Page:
"Gee whiz" technology

"Gee Whiz" Technology Part II By Fred Workley October 1998 Fred Workley is the president of Workley Aircraft and Maintenance Inc. and director of Aircraft Appraisals at AvSOLUTIONS, both in Manassas, VA. He is on the technical...

The next two examples use predictive maintenance techniques. The first is checking the tightness of bolts and fasteners without ever removing them. This is done by ultrasonic sensors either applied to the bolt with a liquid coupling, or built-on sensors with wire to remote locations on the aircraft. The computer must interpret this information and store it for future comparisons to determine if the torque on that particular fastener has increased or decreased over time. The same kind of data, but continuous real-time information will have to be received from oxygen sensors that monitor the oxygen level in the ullage (air/hydrocarbon fuel vapors over the fuel) of the aircraft fuel tanks. An inerting gas, either carbon dioxide from a frozen liquid source or nitrogen is then metered into the tank to keep the fuel/air mixture and oxygen content below that which could support combustion. Aircraft maintenance technicians will have to correct the system data bus faults indicating the need for maintenance as identified by the data available to them through their computer interface.

But, you say that you only work on engines. Computers also will be a necessity for you to maintain engines. Get ready for the next generation of FADECs (full-authority digital engine controls), to monitor and manage engine performance. The next advance is the high-performance engine-control systems that are fully integrated into a single flight and propulsion system. It will be impossible to tell where the engine stops and the airframe begins. Electronic engine controls (EECs) are the present heart of the FADECs. However, they are serial digital links. Through fuzzy logic and neutral networks (no complete on or off), the central EEC can be eliminated and the result will be a fuel control viewed as a continuum. This will affect you because neutral systems require a new way of thinking. They will, with the aid of computers, improve the efficiency of troubleshooting based on diagnostic models of the fuel control system. Again, these systems will permit predictive maintenance.

Computers will play an ever-increasing role in aircraft maintenance. Another example is Micropower Impulse Radar — a technology that is available right now — all it needs is someone to make it commercially available. Micropower Impulse Radar (MIR) is pulsed radar with an ultra-wide band, but it emits short pulses. It is compact and built out of common electronic components with a cost of less than twenty dollars. This radar is based on the world's highest power laser system — the Lawrence Livermore National Laboratory (LLNL) 100-trillion-watt Nova laser. The pulsed laser generates high-speed sub-nanosecond events that can be recorded. The radar has a special fast electronic circuitry for driving a 33 gigasample-per-second transit digitizer that records events. This new circuit makes this new small, low-power radar system possible. The first application will be a liquid fluid level sensing device (electronic dipsticks). The second application for aircraft will be through-wall imaging. The MIR pulse generation circuitry is ideal for radar systems. Each pulse is less than a billionth of a second, and each MIR emits about two million of these pulses per second. Actual pulse repetition rates are coded with random noise to reduce the possibility of interference from other radars. This means that each pulse is tuned to itself. The same pulse is used for transmitting that is used to receive the signal. The received signal can be sampled. With pulses so short, the MIR operates across a wider band of frequencies, thus giving it high-resolution accuracy. This results in less interference from other radars.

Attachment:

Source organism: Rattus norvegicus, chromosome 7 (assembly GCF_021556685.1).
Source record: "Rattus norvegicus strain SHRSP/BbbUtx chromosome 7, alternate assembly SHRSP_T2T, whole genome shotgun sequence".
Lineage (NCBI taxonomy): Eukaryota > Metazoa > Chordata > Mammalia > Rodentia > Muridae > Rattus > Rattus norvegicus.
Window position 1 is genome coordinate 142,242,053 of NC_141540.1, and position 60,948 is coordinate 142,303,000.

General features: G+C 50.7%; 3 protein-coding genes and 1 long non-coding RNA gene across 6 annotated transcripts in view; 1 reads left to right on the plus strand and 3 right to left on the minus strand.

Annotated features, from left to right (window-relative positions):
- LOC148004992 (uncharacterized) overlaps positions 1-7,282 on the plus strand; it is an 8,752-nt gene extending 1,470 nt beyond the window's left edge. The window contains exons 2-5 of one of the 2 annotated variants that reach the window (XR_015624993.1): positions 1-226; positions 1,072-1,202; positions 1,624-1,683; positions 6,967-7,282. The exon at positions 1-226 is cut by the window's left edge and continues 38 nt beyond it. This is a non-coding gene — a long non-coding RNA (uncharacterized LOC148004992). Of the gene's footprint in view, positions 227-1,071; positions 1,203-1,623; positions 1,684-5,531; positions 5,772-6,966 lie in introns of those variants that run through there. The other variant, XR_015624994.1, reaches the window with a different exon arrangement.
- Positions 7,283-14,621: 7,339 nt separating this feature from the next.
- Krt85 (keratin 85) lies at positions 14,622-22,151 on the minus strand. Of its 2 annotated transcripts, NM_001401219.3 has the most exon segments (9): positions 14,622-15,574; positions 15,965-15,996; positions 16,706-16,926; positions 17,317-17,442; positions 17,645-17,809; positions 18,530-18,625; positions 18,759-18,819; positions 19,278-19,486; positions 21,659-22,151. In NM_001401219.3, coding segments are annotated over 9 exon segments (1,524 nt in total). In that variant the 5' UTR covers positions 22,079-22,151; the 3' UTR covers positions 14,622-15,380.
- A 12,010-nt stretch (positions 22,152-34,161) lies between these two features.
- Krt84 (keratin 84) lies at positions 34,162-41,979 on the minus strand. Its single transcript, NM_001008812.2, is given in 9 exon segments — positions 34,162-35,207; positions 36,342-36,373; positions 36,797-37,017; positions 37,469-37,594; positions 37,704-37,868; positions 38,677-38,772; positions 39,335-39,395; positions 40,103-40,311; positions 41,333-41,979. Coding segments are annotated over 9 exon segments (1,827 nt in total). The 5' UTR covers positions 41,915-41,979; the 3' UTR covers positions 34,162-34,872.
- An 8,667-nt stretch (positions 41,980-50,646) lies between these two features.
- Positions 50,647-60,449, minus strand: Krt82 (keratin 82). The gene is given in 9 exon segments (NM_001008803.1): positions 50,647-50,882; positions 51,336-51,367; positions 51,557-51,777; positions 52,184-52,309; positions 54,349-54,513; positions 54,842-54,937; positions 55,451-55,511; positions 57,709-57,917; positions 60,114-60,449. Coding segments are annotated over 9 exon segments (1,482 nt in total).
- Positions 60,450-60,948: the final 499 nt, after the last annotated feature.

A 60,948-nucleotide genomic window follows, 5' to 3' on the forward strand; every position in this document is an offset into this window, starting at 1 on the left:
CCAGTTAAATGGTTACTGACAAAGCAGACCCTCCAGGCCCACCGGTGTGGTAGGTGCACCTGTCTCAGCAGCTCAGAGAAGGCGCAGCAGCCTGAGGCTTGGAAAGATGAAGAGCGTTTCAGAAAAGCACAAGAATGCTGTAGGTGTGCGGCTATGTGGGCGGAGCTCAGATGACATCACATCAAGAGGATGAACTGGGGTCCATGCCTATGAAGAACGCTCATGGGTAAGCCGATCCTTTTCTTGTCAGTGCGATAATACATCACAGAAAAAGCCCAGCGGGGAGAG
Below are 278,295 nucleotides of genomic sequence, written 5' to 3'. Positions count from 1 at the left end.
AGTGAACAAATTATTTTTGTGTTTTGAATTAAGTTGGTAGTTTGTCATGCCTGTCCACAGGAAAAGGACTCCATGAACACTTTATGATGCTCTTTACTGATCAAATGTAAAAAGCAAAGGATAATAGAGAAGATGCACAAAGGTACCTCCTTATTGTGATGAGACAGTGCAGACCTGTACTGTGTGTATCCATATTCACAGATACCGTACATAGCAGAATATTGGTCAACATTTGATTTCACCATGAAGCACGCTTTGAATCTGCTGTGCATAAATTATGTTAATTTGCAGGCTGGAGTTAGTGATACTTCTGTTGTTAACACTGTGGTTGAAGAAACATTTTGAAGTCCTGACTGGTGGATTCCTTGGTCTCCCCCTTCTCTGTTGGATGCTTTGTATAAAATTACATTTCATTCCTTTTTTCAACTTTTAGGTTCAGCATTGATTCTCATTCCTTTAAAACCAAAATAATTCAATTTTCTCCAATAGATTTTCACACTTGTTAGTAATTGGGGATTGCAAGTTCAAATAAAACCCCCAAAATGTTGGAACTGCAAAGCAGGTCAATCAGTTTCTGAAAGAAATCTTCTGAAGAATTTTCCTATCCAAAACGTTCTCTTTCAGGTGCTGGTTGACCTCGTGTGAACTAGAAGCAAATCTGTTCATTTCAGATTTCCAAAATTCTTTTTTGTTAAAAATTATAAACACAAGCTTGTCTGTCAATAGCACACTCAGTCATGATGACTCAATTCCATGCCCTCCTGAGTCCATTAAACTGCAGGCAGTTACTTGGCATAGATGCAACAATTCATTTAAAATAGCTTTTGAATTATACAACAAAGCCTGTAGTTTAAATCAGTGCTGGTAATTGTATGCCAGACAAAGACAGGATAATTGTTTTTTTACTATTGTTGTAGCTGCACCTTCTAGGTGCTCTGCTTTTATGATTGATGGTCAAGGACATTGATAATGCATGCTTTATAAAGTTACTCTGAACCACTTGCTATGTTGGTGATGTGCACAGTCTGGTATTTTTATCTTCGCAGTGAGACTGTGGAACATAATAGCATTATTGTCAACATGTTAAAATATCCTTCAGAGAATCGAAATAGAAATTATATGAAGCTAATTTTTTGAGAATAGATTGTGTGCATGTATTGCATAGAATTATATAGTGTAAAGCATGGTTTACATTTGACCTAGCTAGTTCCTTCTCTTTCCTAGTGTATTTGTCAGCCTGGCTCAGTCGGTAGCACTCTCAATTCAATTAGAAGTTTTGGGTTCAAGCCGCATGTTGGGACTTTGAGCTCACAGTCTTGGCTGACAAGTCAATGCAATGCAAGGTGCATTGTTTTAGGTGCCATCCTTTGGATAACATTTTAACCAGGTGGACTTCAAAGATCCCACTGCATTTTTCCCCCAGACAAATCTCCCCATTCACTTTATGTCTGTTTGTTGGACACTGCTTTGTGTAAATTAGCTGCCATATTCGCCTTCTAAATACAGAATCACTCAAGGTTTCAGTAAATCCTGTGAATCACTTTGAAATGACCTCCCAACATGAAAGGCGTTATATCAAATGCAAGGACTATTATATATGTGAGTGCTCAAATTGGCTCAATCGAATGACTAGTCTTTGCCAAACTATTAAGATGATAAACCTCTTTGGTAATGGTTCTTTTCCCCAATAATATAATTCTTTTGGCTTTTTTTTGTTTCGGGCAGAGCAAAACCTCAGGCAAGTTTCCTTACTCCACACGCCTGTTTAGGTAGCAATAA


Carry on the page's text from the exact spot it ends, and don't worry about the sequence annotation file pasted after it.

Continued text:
The MIR can operate for years on one AA battery. The reason for this is that current is only drawing extremely low power during the short and infrequent pulse time. Another advantage is that the microwaves emitted by the pulse are at extremely low microwatt level. The system is not triggered by background clutter. This radar is medically safe since the MIR emits less than one-millionth the energy of a cellular telephone. The antenna configuration for standard motion sensor will be only 1.5 inches.

Whether you respond to all this new technology with "Gee Whiz!" or, "No Way!" You will have to learn new ways and new lessons while using computers to "keep-em-flying."

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